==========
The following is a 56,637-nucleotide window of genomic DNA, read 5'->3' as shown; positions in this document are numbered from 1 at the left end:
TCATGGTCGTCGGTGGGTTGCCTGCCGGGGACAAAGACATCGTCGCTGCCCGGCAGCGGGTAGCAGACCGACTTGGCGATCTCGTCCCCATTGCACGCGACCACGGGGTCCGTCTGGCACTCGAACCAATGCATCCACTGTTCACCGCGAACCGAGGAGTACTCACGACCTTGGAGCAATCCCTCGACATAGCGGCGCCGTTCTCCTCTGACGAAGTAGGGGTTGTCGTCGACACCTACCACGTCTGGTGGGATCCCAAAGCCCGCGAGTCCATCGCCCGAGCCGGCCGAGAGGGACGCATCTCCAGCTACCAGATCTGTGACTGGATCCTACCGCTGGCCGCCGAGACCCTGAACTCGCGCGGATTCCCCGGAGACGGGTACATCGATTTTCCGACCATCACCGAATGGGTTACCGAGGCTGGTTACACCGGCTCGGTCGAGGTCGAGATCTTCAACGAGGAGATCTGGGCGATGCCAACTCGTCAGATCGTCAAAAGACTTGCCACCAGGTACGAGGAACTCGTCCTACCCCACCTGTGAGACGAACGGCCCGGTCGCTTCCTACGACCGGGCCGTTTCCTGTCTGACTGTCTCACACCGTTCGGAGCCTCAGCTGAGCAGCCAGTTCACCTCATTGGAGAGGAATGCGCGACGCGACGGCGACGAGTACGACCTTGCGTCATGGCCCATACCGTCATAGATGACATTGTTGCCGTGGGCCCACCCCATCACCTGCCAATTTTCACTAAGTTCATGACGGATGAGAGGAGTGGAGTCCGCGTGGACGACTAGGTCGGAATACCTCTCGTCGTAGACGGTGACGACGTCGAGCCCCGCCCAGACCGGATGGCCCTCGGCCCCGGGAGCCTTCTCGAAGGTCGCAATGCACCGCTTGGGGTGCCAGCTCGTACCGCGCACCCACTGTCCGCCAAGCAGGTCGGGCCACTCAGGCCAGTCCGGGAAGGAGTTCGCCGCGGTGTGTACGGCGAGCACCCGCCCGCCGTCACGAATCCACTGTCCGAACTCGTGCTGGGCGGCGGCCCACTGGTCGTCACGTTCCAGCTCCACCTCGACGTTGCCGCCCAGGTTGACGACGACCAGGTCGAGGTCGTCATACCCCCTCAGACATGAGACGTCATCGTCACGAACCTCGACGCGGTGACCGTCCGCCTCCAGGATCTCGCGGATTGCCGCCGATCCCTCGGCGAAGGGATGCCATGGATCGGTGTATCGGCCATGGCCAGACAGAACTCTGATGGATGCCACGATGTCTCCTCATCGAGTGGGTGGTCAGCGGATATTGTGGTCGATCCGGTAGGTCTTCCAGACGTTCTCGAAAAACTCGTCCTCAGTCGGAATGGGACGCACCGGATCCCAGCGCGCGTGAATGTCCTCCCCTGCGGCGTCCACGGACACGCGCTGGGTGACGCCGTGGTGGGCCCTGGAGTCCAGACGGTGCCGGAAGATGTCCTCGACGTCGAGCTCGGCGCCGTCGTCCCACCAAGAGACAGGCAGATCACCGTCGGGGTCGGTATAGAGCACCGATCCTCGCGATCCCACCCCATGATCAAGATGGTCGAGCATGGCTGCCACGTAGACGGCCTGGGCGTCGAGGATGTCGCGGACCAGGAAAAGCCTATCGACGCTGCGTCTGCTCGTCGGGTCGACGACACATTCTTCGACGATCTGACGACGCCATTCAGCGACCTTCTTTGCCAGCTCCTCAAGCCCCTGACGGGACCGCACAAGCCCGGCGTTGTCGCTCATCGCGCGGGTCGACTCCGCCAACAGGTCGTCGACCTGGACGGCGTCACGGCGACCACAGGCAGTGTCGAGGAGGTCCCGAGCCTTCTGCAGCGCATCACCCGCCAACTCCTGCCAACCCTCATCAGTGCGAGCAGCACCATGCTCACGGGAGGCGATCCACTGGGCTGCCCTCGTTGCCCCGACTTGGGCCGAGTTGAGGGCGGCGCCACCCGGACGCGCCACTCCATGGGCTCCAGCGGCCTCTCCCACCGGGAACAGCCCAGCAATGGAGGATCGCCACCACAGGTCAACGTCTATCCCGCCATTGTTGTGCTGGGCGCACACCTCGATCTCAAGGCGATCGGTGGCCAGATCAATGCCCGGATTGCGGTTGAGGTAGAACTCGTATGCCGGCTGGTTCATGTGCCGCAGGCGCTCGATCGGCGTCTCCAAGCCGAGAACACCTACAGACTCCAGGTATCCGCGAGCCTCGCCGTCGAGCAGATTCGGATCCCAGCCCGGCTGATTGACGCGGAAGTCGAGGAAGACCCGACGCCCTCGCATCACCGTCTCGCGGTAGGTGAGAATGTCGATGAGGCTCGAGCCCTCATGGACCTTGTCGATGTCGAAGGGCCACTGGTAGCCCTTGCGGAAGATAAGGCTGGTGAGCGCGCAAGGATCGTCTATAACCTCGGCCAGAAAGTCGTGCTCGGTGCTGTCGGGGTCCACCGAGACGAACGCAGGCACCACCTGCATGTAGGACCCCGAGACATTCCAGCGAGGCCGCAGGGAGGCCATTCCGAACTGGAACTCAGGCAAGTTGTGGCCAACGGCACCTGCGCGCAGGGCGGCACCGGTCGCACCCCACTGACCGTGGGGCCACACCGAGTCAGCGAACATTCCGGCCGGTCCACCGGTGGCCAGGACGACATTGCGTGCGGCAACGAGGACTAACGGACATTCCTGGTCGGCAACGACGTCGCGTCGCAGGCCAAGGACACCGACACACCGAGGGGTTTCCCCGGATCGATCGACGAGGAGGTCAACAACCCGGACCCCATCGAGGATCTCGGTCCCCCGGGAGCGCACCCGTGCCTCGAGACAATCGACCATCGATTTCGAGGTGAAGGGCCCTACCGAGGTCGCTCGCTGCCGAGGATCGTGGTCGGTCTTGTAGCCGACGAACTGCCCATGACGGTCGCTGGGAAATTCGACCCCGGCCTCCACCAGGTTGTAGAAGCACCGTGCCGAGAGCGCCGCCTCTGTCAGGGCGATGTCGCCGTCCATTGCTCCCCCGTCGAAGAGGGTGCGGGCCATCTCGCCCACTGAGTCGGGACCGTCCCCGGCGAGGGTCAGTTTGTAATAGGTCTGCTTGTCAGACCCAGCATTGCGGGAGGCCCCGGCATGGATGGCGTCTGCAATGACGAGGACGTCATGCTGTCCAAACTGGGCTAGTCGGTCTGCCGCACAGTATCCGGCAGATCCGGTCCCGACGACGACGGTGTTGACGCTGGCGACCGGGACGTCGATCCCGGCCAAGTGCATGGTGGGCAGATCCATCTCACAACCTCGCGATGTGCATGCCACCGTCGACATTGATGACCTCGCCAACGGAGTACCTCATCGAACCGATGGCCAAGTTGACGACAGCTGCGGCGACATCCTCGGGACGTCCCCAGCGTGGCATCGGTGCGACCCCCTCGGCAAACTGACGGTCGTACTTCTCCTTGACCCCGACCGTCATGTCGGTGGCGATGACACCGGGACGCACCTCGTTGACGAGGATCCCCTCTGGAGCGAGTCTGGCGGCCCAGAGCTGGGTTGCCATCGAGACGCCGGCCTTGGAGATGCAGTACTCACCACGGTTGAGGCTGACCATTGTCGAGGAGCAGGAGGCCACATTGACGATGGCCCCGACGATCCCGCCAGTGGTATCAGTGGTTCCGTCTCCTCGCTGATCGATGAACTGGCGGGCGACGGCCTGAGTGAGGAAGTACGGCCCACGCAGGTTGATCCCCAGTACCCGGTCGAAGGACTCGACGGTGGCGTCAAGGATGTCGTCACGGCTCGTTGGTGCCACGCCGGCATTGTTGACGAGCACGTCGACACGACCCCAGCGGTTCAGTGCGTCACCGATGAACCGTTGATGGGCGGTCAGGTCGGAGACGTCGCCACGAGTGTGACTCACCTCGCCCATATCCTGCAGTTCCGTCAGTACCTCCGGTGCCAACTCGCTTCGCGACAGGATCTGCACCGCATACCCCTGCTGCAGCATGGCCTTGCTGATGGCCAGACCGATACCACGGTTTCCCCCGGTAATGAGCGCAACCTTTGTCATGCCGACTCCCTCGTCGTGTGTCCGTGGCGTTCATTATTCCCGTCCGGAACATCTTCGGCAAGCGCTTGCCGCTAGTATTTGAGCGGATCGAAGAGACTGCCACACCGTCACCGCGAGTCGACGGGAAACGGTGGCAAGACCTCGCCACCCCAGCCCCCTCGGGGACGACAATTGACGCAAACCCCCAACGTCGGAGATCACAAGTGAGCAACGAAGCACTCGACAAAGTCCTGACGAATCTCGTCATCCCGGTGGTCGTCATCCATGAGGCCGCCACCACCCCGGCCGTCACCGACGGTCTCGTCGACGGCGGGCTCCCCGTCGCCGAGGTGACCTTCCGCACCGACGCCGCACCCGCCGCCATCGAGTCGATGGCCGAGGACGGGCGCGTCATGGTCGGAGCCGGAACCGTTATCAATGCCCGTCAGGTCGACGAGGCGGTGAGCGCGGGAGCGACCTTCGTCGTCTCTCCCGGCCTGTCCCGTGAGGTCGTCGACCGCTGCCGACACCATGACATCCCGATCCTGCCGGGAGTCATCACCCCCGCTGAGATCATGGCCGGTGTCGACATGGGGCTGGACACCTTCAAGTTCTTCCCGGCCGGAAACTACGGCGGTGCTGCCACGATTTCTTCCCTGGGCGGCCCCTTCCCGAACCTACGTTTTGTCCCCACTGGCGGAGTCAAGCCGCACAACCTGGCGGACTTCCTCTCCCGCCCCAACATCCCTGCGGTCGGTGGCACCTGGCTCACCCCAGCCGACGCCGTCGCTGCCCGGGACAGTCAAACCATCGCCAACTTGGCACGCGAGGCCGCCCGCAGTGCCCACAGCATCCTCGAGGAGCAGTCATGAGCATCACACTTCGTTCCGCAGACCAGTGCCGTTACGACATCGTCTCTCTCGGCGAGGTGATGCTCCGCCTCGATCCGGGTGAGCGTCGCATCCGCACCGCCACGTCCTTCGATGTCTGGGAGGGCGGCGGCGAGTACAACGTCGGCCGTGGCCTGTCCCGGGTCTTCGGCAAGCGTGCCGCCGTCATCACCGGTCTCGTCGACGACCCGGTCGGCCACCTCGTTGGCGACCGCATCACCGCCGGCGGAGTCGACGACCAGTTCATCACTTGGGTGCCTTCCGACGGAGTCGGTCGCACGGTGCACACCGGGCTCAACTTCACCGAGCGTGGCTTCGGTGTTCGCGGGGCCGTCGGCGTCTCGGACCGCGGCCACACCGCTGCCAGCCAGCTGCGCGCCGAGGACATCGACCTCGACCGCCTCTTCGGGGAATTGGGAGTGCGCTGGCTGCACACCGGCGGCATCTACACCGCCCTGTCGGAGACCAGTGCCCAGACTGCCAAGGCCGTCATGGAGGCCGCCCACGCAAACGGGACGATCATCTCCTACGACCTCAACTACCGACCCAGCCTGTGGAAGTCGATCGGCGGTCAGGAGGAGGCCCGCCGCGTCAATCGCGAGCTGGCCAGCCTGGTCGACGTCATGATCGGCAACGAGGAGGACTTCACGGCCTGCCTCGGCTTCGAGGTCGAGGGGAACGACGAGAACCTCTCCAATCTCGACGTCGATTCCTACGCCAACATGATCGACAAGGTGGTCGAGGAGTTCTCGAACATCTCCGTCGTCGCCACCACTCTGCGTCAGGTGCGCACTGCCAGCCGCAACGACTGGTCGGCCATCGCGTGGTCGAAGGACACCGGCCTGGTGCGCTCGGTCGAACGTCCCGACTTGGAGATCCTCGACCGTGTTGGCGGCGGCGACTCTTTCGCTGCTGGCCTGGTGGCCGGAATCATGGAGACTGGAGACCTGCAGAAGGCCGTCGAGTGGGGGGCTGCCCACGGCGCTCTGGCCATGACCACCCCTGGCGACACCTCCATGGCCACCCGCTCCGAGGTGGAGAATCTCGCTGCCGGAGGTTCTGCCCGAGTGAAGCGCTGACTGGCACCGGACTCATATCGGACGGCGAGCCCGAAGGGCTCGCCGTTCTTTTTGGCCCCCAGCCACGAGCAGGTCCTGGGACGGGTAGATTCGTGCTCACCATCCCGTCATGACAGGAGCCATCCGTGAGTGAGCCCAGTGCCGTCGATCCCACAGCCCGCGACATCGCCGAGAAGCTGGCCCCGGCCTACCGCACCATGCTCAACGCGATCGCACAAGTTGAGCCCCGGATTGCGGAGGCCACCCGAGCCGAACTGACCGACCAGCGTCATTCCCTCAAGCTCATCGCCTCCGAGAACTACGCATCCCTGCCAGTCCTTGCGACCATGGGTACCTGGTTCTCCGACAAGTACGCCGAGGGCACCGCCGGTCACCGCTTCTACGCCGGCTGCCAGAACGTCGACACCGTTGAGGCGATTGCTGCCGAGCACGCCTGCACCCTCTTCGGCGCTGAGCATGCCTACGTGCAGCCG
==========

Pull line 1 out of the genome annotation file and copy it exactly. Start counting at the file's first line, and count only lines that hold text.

The following is a 56,637-nucleotide window of genomic DNA, read 5'->3' as shown; positions in this document are numbered from 1 at the left end: